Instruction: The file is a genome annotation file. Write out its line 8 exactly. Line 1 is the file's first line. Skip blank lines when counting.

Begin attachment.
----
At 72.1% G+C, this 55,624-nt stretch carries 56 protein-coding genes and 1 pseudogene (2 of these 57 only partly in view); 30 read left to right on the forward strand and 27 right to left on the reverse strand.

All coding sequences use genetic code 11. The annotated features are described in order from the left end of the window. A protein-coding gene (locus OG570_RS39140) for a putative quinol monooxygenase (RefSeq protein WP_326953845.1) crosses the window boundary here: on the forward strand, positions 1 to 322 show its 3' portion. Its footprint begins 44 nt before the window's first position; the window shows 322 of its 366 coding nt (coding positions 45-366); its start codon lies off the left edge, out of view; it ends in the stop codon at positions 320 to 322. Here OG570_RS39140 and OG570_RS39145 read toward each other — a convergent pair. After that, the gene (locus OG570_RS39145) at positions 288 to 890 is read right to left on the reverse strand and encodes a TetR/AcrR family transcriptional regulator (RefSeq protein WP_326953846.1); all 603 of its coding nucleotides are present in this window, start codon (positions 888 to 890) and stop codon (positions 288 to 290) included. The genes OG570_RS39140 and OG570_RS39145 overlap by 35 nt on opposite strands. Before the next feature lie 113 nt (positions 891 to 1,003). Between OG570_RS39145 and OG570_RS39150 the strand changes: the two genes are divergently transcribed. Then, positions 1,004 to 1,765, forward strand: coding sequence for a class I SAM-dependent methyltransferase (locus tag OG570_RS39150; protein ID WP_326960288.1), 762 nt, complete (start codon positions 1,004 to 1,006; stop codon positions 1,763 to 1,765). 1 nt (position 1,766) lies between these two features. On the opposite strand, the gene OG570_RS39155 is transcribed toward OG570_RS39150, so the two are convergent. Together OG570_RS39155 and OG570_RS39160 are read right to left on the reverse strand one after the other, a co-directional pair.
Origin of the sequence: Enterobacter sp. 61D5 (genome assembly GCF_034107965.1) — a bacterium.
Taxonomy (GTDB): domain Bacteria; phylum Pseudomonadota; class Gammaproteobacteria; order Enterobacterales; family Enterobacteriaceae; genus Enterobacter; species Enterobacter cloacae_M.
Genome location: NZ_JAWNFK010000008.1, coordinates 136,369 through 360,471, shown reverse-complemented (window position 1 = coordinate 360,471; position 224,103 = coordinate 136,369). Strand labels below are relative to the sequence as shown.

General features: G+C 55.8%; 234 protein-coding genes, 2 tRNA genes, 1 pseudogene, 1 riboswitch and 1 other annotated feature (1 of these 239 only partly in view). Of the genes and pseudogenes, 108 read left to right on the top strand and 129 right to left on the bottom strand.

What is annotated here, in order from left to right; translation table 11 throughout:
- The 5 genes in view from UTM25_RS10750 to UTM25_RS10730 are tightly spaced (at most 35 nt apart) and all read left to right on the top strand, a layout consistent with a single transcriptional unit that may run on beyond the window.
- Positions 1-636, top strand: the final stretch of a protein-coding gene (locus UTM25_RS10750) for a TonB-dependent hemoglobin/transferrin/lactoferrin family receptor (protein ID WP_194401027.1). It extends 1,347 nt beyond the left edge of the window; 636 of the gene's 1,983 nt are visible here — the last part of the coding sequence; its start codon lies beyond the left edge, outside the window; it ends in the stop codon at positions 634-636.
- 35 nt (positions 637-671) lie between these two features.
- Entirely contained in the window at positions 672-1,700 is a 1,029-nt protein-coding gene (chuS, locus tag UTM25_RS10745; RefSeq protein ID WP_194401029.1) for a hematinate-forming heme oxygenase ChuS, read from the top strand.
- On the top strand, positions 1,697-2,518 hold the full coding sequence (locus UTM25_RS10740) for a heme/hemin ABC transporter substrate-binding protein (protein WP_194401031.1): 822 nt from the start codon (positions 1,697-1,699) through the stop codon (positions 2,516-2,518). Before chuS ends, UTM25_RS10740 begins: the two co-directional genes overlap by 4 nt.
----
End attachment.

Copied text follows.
- The 5 genes in view from UTM25_RS10750 to UTM25_RS10730 are tightly spaced (at most 35 nt apart) and all read left to right on the top strand, a layout consistent with a single transcriptional unit that may run on beyond the window.